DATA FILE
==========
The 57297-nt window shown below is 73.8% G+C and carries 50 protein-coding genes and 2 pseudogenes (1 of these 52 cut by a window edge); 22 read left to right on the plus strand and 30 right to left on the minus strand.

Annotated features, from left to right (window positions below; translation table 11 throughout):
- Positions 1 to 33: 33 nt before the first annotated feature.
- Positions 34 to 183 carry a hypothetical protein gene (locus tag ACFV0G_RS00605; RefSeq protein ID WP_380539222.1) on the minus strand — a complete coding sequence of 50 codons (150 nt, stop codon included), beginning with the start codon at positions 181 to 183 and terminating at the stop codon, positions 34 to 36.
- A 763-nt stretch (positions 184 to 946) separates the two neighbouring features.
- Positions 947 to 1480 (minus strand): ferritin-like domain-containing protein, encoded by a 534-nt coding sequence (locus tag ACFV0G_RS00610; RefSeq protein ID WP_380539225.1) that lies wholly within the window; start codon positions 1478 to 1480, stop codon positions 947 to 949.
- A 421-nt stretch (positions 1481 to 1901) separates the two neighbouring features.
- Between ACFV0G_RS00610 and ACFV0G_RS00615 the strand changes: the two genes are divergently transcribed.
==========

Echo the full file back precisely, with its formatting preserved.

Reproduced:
The 57297-nt window shown below is 73.8% G+C and carries 50 protein-coding genes and 2 pseudogenes (1 of these 52 cut by a window edge); 22 read left to right on the plus strand and 30 right to left on the minus strand.

Annotated features, from left to right (window positions below; translation table 11 throughout):
- Positions 1 to 33: 33 nt before the first annotated feature.
- Positions 34 to 183 carry a hypothetical protein gene (locus tag ACFV0G_RS00605; RefSeq protein ID WP_380539222.1) on the minus strand — a complete coding sequence of 50 codons (150 nt, stop codon included), beginning with the start codon at positions 181 to 183 and terminating at the stop codon, positions 34 to 36.
- A 763-nt stretch (positions 184 to 946) separates the two neighbouring features.
- Positions 947 to 1480 (minus strand): ferritin-like domain-containing protein, encoded by a 534-nt coding sequence (locus tag ACFV0G_RS00610; RefSeq protein ID WP_380539225.1) that lies wholly within the window; start codon positions 1478 to 1480, stop codon positions 947 to 949.
- A 421-nt stretch (positions 1481 to 1901) separates the two neighbouring features.
- Between ACFV0G_RS00610 and ACFV0G_RS00615 the strand changes: the two genes are divergently transcribed.